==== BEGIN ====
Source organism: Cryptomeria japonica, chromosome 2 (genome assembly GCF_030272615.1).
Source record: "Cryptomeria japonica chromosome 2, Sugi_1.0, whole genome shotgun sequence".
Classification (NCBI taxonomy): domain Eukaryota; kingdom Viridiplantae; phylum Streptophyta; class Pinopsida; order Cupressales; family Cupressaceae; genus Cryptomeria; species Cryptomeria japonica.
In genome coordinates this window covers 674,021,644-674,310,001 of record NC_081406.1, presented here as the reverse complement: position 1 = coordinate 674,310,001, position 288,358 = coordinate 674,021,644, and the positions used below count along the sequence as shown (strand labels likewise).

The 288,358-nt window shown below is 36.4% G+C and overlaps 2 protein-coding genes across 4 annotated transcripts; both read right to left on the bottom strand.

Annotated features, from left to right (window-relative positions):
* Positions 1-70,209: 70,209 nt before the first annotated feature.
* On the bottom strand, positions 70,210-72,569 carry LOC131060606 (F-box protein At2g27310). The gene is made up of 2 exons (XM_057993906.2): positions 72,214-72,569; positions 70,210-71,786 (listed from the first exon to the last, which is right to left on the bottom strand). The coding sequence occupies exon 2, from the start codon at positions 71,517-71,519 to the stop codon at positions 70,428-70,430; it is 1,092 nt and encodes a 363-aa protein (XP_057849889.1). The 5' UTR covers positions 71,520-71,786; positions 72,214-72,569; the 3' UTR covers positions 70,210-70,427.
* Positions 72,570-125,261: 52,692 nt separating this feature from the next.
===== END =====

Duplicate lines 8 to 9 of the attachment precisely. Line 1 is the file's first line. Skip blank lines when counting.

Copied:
* On the bottom strand, positions 70,210-72,569 carry LOC131060606 (F-box protein At2g27310). The gene is made up of 2 exons (XM_057993906.2): positions 72,214-72,569; positions 70,210-71,786 (listed from the first exon to the last, which is right to left on the bottom strand). The coding sequence occupies exon 2, from the start codon at positions 71,517-71,519 to the stop codon at positions 70,428-70,430; it is 1,092 nt and encodes a 363-aa protein (XP_057849889.1). The 5' UTR covers positions 71,520-71,786; positions 72,214-72,569; the 3' UTR covers positions 70,210-70,427.
* Positions 72,570-125,261: 52,692 nt separating this feature from the next.